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City slickers push up farmland prices

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  • Tony Gosling
    Neo-surfdom and the price of land Thanks to David Weston for this Tony Land is a natural monopoly, and as such, has never been, nor can it be, part of a free
    Message 1 of 1 , Aug 3, 2004
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      Neo-surfdom and the price of land

      Thanks to David Weston for this
      Tony

      Land is a natural monopoly, and as such, has never been, nor
      can it be, part of a free market system. A free market system is
      based on the premise of rising prices being moderated by alternate supply
      sources. With land, there are no alternate supply sources.
      As indicated in the following article, the denial of the
      above fact is leading to a new kind of serf/laird relationship - a kind
      of neo-serfdom/neo-lairdism, where the disparity between the classes
      grows wider and wider. Is this the kind of society we are heading into,
      and is it what we want?
      David J. W.

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      http://money.guardian.co.uk/houseprices/story/0,1456,1272663,00.html

      Money > Special reports > House prices
      City slickers push up farmland prices

      Press Association
      Friday July 30, 2004

      The price of farmland has soared to a record high as people from the City
      continue to buy up rural retreats, figures showed today.

      The Royal Institution of Chartered Surveyors (RICS) said the cost of
      farmland rose by 16% during the past year as demand continued to
      outstrip supply.

      It said much of the rise was driven by so-called lifestyle buyers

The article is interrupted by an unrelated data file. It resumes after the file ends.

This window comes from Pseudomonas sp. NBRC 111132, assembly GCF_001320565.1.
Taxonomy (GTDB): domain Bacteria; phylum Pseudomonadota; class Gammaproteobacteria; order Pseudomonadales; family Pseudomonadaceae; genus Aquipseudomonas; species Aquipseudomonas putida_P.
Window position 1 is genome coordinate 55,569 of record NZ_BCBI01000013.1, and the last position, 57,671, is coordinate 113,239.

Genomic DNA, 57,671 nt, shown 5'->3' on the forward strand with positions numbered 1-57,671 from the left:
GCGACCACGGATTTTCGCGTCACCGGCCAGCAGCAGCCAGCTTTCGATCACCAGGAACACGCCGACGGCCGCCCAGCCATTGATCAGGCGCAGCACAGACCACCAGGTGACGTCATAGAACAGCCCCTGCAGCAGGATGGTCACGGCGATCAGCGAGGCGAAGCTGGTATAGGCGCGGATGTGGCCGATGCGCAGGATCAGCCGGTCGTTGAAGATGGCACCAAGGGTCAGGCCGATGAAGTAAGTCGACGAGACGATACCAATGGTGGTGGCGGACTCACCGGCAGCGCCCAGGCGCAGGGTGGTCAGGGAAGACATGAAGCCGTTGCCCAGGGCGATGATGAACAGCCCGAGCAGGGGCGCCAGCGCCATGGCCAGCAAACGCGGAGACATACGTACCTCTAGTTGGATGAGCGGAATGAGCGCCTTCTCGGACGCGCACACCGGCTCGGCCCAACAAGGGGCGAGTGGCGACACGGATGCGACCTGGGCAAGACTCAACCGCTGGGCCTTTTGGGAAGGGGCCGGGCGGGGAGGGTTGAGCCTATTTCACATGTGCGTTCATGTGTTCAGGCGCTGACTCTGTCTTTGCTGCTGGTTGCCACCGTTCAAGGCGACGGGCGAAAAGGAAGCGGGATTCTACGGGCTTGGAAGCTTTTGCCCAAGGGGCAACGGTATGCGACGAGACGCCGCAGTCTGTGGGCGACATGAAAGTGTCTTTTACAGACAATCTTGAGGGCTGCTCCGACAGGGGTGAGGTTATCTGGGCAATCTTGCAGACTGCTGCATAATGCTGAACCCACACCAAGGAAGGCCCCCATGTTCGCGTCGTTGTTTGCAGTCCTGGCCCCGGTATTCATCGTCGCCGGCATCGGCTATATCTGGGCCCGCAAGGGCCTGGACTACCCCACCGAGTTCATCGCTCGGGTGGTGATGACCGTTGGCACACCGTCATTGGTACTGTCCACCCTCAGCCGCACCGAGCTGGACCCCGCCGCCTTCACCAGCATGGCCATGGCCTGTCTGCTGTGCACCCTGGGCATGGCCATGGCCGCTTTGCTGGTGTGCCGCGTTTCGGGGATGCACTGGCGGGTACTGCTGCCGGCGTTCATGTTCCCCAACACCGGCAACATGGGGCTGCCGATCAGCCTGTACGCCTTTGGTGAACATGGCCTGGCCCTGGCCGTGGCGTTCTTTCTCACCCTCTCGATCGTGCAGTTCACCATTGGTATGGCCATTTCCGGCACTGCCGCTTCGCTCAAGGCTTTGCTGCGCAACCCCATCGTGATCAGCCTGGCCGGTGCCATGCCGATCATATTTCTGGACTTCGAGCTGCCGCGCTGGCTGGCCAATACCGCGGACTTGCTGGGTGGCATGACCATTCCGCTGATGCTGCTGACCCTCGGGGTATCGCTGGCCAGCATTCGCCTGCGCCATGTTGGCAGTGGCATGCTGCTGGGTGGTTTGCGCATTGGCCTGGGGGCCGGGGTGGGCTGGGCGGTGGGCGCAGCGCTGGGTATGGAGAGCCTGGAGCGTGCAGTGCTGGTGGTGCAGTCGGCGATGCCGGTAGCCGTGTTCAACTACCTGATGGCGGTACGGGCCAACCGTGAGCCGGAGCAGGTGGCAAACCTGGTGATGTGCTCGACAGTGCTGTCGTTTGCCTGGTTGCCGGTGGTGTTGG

snapping up rural land and property, with non-farmers accounting for 43%
      of sales during the three months to the end of June.

      The group said demand from non-farmers had been driven by a pick up in
      the economy and the associated increase in City bonuses.

      RICS rural spokesman, Julian Sayers, said: "The high demand, which is
      particularly evident in the West Midlands and Wales, is in part
      driven by relatively poor investment returns in other asset classes.

      "There is also the common dream of owning part of the British
      countryside. So far interest rate rises do not seem to be affecting buyer
      activity."

      During the year to the end of June farmland prices averaged a record
      £8,630 per hectare.

      Surveyors said the price rise was being exacerbated by a decline in the
      amount of land coming on to the market, largely due to the
      uncertainty created by the mid-term review of the Common Agricultural
      Policy.

      At the same time demand for land increased at its fastest pace during the
      three months to the end of June since RICS began the survey in 1999.

      The group added that demand for land with a house on it also rose, but at
      a slower pace than during the first quarter of the year.

      The cost of farmland is expected to continue increasing over the
      coming 12 months reflecting the shortage of land coming on to the market.
      The price of land which comes with a farmhouse is expected to rise to
      higher amounts.



      Tony Gosling - +44 117 944 6219
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